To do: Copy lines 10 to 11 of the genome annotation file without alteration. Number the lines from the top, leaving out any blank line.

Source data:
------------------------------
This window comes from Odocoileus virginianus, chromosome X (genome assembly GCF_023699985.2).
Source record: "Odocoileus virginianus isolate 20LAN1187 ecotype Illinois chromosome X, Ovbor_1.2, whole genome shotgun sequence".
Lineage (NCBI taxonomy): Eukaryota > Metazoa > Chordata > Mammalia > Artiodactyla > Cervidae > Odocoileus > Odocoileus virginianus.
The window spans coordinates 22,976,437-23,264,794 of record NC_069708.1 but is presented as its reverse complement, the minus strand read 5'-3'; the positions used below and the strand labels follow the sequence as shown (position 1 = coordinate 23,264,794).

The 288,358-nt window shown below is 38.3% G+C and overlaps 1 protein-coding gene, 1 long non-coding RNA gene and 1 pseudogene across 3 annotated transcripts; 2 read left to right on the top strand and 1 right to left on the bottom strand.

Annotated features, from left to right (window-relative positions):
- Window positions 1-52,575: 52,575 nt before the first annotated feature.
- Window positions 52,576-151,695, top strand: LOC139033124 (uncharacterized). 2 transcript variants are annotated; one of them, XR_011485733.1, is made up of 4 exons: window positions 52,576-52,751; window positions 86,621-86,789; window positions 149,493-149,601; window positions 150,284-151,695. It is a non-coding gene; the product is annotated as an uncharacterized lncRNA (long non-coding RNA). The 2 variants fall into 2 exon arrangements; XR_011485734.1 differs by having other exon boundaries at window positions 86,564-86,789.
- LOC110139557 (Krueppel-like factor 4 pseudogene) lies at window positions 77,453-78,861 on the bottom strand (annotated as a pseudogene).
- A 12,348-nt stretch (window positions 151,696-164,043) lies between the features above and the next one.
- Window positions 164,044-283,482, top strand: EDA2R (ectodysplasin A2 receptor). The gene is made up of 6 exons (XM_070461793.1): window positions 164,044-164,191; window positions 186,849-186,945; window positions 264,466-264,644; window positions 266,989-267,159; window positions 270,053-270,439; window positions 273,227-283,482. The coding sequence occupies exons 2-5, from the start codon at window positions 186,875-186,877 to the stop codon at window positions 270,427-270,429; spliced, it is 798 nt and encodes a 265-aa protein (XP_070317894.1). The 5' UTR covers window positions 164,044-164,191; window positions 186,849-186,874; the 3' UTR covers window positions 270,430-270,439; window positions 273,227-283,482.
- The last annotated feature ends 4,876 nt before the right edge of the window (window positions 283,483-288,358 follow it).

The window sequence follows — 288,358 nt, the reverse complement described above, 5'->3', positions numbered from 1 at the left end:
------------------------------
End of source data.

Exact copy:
- A 12,348-nt stretch (window positions 151,696-164,043) lies between the features above and the next one.
- Window positions 164,044-283,482, top strand: EDA2R (ectodysplasin A2 receptor). The gene is made up of 6 exons (XM_070461793.1): window positions 164,044-164,191; window positions 186,849-186,945; window positions 264,466-264,644; window positions 266,989-267,159; window positions 270,053-270,439; window positions 273,227-283,482. The coding sequence occupies exons 2-5, from the start codon at window positions 186,875-186,877 to the stop codon at window positions 270,427-270,429; spliced, it is 798 nt and encodes a 265-aa protein (XP_070317894.1). The 5' UTR covers window positions 164,044-164,191; window positions 186,849-186,874; the 3' UTR covers window positions 270,430-270,439; window positions 273,227-283,482.